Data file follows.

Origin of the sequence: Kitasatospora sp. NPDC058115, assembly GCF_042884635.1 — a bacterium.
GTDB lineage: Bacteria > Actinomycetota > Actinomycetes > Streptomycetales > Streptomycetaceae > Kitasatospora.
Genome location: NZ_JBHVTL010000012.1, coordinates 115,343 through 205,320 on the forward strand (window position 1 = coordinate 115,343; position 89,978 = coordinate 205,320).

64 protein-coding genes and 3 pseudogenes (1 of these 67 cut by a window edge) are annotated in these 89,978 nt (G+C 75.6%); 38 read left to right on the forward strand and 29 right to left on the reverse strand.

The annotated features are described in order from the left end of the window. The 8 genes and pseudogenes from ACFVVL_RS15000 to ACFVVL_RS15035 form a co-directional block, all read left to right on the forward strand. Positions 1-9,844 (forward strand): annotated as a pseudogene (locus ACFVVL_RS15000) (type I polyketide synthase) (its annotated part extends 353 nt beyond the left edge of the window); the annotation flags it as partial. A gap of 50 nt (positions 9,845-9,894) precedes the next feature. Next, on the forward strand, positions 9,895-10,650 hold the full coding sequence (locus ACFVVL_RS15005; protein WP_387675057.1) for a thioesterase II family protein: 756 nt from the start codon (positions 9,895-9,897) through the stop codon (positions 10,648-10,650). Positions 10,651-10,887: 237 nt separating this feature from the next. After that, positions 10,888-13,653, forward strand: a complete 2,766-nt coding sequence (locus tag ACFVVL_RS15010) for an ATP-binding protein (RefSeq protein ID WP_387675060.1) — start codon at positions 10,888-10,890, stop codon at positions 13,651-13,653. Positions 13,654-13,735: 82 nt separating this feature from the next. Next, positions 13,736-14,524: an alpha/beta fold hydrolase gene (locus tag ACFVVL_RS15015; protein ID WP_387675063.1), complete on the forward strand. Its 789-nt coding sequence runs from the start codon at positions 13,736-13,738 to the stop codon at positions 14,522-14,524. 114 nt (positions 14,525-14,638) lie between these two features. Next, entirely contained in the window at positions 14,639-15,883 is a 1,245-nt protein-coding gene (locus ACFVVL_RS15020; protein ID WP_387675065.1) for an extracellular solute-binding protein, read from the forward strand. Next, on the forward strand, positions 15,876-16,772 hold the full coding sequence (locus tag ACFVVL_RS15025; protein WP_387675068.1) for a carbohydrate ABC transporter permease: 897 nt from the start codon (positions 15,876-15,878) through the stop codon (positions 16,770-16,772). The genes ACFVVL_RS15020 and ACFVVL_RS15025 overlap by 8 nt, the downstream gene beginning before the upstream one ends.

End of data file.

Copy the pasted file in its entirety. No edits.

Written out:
Origin of the sequence: Kitasatospora sp. NPDC058115, assembly GCF_042884635.1 — a bacterium.
GTDB lineage: Bacteria > Actinomycetota > Actinomycetes > Streptomycetales > Streptomycetaceae > Kitasatospora.
Genome location: NZ_JBHVTL010000012.1, coordinates 115,343 through 205,320 on the forward strand (window position 1 = coordinate 115,343; position 89,978 = coordinate 205,320).

64 protein-coding genes and 3 pseudogenes (1 of these 67 cut by a window edge) are annotated in these 89,978 nt (G+C 75.6%); 38 read left to right on the forward strand and 29 right to left on the reverse strand.

The annotated features are described in order from the left end of the window. The 8 genes and pseudogenes from ACFVVL_RS15000 to ACFVVL_RS15035 form a co-directional block, all read left to right on the forward strand. Positions 1-9,844 (forward strand): annotated as a pseudogene (locus ACFVVL_RS15000) (type I polyketide synthase) (its annotated part extends 353 nt beyond the left edge of the window); the annotation flags it as partial. A gap of 50 nt (positions 9,845-9,894) precedes the next feature. Next, on the forward strand, positions 9,895-10,650 hold the full coding sequence (locus ACFVVL_RS15005; protein WP_387675057.1) for a thioesterase II family protein: 756 nt from the start codon (positions 9,895-9,897) through the stop codon (positions 10,648-10,650). Positions 10,651-10,887: 237 nt separating this feature from the next. After that, positions 10,888-13,653, forward strand: a complete 2,766-nt coding sequence (locus tag ACFVVL_RS15010) for an ATP-binding protein (RefSeq protein ID WP_387675060.1) — start codon at positions 10,888-10,890, stop codon at positions 13,651-13,653. Positions 13,654-13,735: 82 nt separating this feature from the next. Next, positions 13,736-14,524: an alpha/beta fold hydrolase gene (locus tag ACFVVL_RS15015; protein ID WP_387675063.1), complete on the forward strand. Its 789-nt coding sequence runs from the start codon at positions 13,736-13,738 to the stop codon at positions 14,522-14,524. 114 nt (positions 14,525-14,638) lie between these two features. Next, entirely contained in the window at positions 14,639-15,883 is a 1,245-nt protein-coding gene (locus ACFVVL_RS15020; protein ID WP_387675065.1) for an extracellular solute-binding protein, read from the forward strand. Next, on the forward strand, positions 15,876-16,772 hold the full coding sequence (locus tag ACFVVL_RS15025; protein WP_387675068.1) for a carbohydrate ABC transporter permease: 897 nt from the start codon (positions 15,876-15,878) through the stop codon (positions 16,770-16,772). The genes ACFVVL_RS15020 and ACFVVL_RS15025 overlap by 8 nt, the downstream gene beginning before the upstream one ends.